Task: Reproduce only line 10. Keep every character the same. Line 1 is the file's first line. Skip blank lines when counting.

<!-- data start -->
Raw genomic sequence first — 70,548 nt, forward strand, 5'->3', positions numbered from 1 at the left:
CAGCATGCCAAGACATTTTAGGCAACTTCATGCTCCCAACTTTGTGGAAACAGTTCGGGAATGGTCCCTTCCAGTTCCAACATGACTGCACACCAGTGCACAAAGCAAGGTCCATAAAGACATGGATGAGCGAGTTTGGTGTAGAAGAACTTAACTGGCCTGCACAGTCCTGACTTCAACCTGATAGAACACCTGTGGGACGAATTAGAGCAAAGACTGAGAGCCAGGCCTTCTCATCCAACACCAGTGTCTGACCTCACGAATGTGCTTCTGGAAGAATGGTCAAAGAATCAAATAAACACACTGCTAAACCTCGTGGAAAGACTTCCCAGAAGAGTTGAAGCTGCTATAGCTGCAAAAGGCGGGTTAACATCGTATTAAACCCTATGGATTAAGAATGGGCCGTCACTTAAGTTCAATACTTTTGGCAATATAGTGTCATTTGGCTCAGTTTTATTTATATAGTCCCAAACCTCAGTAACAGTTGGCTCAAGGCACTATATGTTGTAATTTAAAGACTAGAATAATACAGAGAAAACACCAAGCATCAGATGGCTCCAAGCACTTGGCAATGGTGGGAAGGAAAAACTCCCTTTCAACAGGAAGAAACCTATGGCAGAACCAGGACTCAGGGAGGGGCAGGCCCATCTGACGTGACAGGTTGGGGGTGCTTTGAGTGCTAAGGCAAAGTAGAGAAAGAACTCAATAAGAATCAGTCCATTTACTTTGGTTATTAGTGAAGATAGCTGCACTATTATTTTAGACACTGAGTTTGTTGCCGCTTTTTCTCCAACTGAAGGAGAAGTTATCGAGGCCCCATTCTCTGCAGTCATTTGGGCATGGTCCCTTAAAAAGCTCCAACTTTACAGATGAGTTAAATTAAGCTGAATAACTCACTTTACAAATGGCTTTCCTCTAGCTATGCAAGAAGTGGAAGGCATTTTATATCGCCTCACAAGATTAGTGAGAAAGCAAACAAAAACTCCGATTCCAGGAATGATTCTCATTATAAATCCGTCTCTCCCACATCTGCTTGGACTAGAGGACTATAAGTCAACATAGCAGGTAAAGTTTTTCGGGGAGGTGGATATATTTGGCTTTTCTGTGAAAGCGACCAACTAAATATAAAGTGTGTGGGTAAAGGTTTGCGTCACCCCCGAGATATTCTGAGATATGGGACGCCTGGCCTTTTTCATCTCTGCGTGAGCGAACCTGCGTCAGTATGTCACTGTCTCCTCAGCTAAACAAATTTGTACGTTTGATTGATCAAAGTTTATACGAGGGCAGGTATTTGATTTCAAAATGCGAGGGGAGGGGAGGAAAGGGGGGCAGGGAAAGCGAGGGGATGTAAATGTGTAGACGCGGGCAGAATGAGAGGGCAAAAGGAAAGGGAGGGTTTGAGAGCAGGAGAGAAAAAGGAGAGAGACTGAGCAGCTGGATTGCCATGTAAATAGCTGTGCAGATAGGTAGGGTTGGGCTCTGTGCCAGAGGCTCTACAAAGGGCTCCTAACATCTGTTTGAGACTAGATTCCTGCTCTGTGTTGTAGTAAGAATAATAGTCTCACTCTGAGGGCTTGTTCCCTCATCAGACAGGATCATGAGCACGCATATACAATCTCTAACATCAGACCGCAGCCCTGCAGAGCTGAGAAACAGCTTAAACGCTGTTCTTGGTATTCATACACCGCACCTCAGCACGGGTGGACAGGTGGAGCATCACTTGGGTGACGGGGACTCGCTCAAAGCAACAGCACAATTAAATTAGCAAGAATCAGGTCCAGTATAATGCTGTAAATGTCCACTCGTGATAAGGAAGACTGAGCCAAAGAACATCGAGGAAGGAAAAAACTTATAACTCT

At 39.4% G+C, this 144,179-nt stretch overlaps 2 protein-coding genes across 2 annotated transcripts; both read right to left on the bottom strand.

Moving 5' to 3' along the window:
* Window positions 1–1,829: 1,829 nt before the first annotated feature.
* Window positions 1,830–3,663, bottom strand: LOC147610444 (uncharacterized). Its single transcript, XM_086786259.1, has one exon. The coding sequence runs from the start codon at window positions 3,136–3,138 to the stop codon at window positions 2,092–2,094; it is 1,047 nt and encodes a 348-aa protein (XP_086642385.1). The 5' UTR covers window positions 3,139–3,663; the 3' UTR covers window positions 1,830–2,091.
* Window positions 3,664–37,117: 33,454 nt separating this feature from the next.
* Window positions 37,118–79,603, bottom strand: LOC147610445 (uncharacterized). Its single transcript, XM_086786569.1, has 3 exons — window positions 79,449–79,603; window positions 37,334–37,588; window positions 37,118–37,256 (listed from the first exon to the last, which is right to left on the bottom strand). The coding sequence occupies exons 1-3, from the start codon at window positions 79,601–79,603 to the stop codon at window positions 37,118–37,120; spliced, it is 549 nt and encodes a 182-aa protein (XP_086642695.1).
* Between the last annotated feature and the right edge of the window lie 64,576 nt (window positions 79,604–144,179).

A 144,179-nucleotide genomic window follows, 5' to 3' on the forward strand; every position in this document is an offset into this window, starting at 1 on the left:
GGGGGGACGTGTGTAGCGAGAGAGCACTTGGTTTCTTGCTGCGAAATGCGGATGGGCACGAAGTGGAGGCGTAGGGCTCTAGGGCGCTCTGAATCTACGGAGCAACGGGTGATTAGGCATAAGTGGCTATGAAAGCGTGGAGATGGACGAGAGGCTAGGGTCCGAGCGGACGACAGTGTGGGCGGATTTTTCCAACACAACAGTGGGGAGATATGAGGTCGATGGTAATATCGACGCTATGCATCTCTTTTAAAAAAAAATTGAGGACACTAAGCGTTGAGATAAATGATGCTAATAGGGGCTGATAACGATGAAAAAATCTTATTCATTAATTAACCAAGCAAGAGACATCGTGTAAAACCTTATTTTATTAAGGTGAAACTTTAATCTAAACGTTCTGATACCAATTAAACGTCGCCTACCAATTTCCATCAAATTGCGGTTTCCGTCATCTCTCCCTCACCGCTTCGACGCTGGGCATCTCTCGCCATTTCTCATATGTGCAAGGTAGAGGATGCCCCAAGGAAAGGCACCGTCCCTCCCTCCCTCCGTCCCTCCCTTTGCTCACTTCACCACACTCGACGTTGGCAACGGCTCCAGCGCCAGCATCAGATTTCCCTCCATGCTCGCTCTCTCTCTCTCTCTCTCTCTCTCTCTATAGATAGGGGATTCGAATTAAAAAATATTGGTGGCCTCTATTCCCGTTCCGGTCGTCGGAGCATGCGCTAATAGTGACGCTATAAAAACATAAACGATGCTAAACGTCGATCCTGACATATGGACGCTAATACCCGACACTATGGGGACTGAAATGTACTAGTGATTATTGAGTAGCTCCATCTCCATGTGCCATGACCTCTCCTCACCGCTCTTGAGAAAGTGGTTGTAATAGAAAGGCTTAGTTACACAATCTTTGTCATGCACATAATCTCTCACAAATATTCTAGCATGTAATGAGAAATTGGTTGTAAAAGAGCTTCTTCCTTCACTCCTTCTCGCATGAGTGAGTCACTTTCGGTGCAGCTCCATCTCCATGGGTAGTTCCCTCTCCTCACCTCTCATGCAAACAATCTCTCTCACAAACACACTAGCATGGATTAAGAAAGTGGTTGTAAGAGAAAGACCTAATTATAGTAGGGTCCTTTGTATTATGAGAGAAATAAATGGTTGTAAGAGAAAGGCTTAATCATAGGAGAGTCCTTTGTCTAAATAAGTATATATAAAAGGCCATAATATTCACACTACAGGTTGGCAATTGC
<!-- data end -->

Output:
A 144,179-nucleotide genomic window follows, 5' to 3' on the forward strand; every position in this document is an offset into this window, starting at 1 on the left: